Most people never get married assuming that one day one or both of them will want to end the marriage; however, divorce is something that many couples face. Because divorce is a reality for many couples in Illinois, the Illinois Marriage and Dissolution of Marriage Act provides several grounds for divorce. The grounds for divorce include adultery, physical cruelty, mental cruelty, drug or alcohol abuse, abandonment, and irreconcilable differences. A party seeking a divorce in Illinois must prove at least one of the statutory grounds in order to have the court end the marriage. On the other hand, a party seeking a legal separation does not need to prove any grounds.
What is a Legal Separation?
If spouses do not wish to live together, they may seek an order from the court granting a legal separation. A legal separation is a formal court proceeding, much like a divorce, whereby one spouse petitions the court for a decree of separation. However, a Petition for Legal Separation cannot be filed by a spouse who has voluntarily moved out of the marital home.
When the judge grants a legal separation, the separation order typically resolves other matters including the division of marital property and debts as well as child custody and child support. With a legal separation, the spouses live separate and apart but they are still legally married. A divorce ends the marriage so that neither party retains any spousal rights.
There are several reasons why spouses may seek a legal separation. One of the most common reasons is for financial purposes. Once the legal separation is granted, it ends the financial connection between the parties. For example, the future debts incurred by either spouse cannot attach to the property granted to the other spouse. Furthermore, neither spouse can claim an interest in future income or future assets acquired by the other spouse after the legal separation.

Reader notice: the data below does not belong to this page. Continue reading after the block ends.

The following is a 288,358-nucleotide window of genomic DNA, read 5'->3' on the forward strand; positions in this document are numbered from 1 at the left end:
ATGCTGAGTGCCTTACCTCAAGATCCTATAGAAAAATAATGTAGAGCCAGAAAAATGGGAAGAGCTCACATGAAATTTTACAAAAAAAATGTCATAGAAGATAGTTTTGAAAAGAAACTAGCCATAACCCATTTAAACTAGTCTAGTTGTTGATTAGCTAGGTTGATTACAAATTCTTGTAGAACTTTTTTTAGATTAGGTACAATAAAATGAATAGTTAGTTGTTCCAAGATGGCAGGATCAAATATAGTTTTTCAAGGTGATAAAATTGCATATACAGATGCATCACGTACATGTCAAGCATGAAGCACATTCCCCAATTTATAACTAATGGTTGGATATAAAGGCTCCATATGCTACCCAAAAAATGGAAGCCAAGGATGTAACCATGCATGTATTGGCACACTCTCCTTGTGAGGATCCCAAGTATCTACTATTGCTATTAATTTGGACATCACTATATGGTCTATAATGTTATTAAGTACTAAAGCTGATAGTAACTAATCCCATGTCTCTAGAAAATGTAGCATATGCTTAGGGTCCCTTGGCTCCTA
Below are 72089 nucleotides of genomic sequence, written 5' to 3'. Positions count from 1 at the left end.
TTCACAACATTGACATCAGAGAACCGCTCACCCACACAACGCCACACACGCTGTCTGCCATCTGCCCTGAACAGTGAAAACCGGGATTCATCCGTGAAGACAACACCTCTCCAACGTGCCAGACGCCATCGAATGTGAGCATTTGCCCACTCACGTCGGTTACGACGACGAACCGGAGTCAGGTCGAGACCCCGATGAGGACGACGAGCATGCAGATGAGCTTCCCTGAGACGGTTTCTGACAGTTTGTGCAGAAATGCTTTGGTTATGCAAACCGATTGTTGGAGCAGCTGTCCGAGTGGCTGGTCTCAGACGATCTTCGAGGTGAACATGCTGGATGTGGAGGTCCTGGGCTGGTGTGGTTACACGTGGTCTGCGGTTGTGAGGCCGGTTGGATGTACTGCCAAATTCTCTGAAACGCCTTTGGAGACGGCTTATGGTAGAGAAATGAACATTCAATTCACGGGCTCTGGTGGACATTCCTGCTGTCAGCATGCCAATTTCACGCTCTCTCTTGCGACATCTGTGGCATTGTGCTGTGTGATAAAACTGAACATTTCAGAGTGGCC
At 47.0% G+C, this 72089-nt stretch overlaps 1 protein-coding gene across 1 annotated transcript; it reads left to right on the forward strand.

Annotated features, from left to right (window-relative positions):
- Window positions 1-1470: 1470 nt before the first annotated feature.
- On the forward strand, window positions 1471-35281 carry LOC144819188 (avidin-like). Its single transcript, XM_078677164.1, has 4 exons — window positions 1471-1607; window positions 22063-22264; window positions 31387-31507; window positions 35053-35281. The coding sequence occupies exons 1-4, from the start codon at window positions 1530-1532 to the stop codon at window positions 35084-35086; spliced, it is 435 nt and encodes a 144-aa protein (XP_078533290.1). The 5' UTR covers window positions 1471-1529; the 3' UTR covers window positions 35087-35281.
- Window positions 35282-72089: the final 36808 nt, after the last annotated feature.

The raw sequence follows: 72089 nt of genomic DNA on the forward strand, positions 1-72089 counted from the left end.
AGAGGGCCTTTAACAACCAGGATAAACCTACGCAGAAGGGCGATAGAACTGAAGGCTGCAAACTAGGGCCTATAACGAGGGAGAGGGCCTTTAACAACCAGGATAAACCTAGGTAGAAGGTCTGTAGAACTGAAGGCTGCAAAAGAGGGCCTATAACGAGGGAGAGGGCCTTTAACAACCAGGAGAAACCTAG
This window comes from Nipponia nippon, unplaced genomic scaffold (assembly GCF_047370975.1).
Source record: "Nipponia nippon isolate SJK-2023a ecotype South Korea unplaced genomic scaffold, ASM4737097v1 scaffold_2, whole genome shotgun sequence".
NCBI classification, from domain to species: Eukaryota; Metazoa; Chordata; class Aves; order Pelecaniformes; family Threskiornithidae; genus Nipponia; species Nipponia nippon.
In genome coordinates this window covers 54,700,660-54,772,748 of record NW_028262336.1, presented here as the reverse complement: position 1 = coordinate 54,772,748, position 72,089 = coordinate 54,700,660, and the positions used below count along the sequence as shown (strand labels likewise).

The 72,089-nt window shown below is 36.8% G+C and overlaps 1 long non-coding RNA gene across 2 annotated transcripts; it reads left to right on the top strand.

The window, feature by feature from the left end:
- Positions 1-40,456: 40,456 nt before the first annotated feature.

Legal separation is not commonly used because Illinois divorce laws allow for a divorce on the grounds of irreconcilable differences. While the parties must live separate and apart for at least six months and waive the two-year waiting period, a divorce on the grounds of irreconcilable differences can be almost as quick as obtaining a legal separation and it ends the marriage permanently. For couples desiring a legal separation, many issues must be considered before proceeding with this course of action. A legal separation is not as clear-cut as many people believe. A divorce attorney can provide guidance on whether a legal separation is in your best interest.
Contact Our Office for a Consultation with an Experienced Illinois Divorce Attorney
The divorce lawyers of Pioletti Pioletti & Nichols represent individuals who need help with family court matters. We assist clients throughout McLean, Woodford, Tazewell, and Peoria counties by providing compassionate, competent legal services. Contact our office at 309-938-4838 to schedule your free consultation.
When you need the assistance of an experienced family law attorney in central Illinois, call Pioletti Pioletti & Nichols. We are dedicated to providing our clients exceptional service and support throughout the divorce process.